by Kim Ives, originally posted at Haïti Liberté
Aug. 12, 2017 marked the 10th anniversary of the disappearance of Haitian human rights activist Lovinsky Pierre-Antoine, then 52, who had days earlier announced his candidacy for Senator under the banner of the Lavalas Family party of then-exiled former President Jean-Bertrand Aristide.
Lovinsky had just finished a busy day of meetings and travel to Haiti’s countryside with an international human rights delegation, whose members he had dropped off at their guest-house further up the Delmas Road from his home behind the studios of Haitian National Television (TNH) on Delmas 33. Alone, he drove away from them in a jeep that night of Aug. 12, 2007 and was never seen again.
Hearing of the disappearance, Haïti Liberté journalist Kim Ives called Lovinsky’s cell phone about 36 hours later, on the afternoon of Aug. 14.
“At that time, it was not known that Lovinsky was kidnapped, just that he had disappeared,” reported Haïti Liberté on Oct. 21, 2007. “The man who answered the cell phone told Ives that Lovinsky had indeed been kidnapped. ‘I am responsible for this affair [the kidnapping],” the man told Ives. ‘Why have you kidnapped him?” Ives asked. ‘For money,” the kidnapper responded.
Continue reading A Decade Later, Mystery Still Shrouds Lovinsky Pierre-Antoine’s Kidnapping
by Alissa Trotz. Originally published by Stabroek News
Tomorrow, August 12th marks the first anniversary of the disappearance of human rights activist Lovinsky Pierre-Antoine, Haitian political activist kidnapped for his active and tireless commitment to a democratic and sovereign Haiti. Special vigils will be held across the world, including Haiti, London, San Francisco and Los Angeles. The statement put out by the Global Women’s Strike calls for us to remember Lovinsky’s work for justice and his abduction, and to remind the US, UN and Haitian authorities that his family, friends and community, and people around the world will continue tirelessly to demand his safe return. It is true that in the English-speaking Caribbean we have our share of woes – political stagnation, rapidly rising crime levels and kidnappings. This might lead us to ignore what is going on elsewhere. But it is unfortunate (more than unfortunate, disgraceful really) that we know and seem to care so little about the ongoing struggles of the Haitian people, when it is Haiti that has given the entire Caribbean and the world one of the earliest lessons in liberation from oppression, with the example set by Toussaint L’Ouverture and the Haitian revolution. The crisis in that country today cannot be divorced from the shameful price it was forced to pay for its independence and defeat of Napoleon’s army (a price that included compensating France for the ending of slavery and crippling sanctions imposed by the United States). As Trinidadian Calypsonian David Rudder sings:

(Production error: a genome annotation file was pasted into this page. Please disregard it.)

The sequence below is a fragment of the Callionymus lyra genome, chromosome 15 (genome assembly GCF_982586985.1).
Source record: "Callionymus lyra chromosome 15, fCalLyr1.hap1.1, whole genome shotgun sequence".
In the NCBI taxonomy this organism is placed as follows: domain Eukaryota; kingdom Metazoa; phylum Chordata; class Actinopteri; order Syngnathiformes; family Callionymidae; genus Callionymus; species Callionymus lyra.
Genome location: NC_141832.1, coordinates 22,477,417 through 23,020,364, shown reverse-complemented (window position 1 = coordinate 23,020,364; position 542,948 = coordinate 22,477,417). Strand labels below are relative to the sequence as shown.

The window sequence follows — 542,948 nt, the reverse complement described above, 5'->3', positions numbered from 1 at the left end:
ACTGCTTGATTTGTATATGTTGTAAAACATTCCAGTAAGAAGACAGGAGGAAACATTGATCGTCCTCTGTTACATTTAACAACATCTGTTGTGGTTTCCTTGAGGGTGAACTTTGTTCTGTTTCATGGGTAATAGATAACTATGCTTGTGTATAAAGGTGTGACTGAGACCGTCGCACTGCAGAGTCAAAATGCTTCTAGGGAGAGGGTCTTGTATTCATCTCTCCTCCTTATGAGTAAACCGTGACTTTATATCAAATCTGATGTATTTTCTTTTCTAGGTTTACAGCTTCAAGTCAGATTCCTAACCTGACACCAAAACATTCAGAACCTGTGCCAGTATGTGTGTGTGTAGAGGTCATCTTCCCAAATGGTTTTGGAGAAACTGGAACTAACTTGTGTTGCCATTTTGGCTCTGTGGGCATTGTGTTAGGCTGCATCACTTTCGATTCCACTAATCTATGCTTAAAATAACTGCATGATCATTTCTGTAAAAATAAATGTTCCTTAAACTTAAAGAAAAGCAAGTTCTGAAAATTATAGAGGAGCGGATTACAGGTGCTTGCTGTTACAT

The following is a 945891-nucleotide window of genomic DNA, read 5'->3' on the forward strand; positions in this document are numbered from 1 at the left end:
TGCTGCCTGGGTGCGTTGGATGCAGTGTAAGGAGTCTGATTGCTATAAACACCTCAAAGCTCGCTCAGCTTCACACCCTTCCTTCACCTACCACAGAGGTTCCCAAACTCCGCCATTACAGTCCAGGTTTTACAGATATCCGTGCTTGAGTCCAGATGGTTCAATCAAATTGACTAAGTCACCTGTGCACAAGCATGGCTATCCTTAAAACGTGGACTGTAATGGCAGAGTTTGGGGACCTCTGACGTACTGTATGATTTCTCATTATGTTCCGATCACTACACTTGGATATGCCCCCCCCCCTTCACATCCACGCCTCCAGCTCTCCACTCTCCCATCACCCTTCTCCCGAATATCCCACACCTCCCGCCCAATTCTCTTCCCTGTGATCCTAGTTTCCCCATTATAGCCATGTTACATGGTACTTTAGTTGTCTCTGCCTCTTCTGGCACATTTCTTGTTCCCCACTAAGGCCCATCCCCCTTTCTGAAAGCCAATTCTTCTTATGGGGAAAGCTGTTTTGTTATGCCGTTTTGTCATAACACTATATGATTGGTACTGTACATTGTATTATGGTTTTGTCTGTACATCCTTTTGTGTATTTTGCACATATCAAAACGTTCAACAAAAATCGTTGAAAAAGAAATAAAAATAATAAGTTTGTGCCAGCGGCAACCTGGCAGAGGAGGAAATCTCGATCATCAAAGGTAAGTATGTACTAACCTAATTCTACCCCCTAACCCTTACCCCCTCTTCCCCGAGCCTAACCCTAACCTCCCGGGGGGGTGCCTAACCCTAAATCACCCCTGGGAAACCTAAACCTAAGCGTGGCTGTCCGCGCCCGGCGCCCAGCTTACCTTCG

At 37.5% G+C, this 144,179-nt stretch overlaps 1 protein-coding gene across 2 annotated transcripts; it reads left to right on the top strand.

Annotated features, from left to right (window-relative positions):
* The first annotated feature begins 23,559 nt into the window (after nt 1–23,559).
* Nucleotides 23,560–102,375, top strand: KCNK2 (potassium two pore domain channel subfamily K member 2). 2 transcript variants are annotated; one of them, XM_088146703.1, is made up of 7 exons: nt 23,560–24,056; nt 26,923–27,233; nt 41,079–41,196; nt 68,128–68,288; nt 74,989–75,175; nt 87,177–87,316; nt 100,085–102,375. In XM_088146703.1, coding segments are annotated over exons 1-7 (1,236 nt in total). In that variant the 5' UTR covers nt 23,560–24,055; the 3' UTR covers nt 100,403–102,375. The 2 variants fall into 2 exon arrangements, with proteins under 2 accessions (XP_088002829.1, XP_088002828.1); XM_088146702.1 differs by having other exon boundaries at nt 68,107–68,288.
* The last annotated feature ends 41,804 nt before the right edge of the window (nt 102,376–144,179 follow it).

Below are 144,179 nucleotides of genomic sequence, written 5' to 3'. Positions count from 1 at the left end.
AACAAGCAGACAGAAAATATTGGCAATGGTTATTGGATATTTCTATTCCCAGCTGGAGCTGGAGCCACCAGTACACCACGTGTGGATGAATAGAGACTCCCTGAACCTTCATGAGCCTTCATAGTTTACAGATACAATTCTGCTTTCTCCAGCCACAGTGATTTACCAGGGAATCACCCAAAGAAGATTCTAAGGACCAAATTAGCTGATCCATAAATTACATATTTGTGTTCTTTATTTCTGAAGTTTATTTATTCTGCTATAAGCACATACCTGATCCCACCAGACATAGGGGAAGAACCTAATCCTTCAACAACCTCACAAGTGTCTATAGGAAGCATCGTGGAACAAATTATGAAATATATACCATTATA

Toussaint was a mighty man and to make matters worse he was black
Black and back in the days when black man knew his place was to be in the back
But Toussaint he upset Napoleon, who thought it wasn’t very nice
And so today my brothers and sisters, they still pay the price
Continue reading In the News: Marking the first Anniversary of the disappearance of Lovinsky Pierre-Antoine
by Roger Annis
Today, more than one hundred angry people took to streets of central Port au Prince to condemn the kidnapping of Lovinsky Pierre Antoine. He is a longtime political rights fighter and leader of the September 30 Foundation, a group founded in 2004 by Lovinsky. Its principle activity has been to fight for the rights of people illegally incarcerated in Haiti.
Lovinsky lived in exile from 2004 to 2006 following the coup d’etat and foreign intervention against the elected government of Jean-Bertrand Aristide.
The rally today was held in the grand plaza in front of Haiti’s presidential palace. It was organized by Lovinsky’s colleagues in the September 30 Foundation and by other human and social rights groups. More protest actions will take place in the coming days.
Protesters are demanding that the Haitian government and police use all necessary resources to secure Lovinsky’s release. They also condemn the conditions of lawlessness that have marked Haiti since the February 2004 coup d’etat and foreign intervention.
Large numbers of Brazilian soldiers were stationed in front of the presidential palace, across the street from the protest. Few Haitian National Police were visible.
Lovinsky’s case has been widely publicized on radio in Haiti. The print press has yet to cover the story.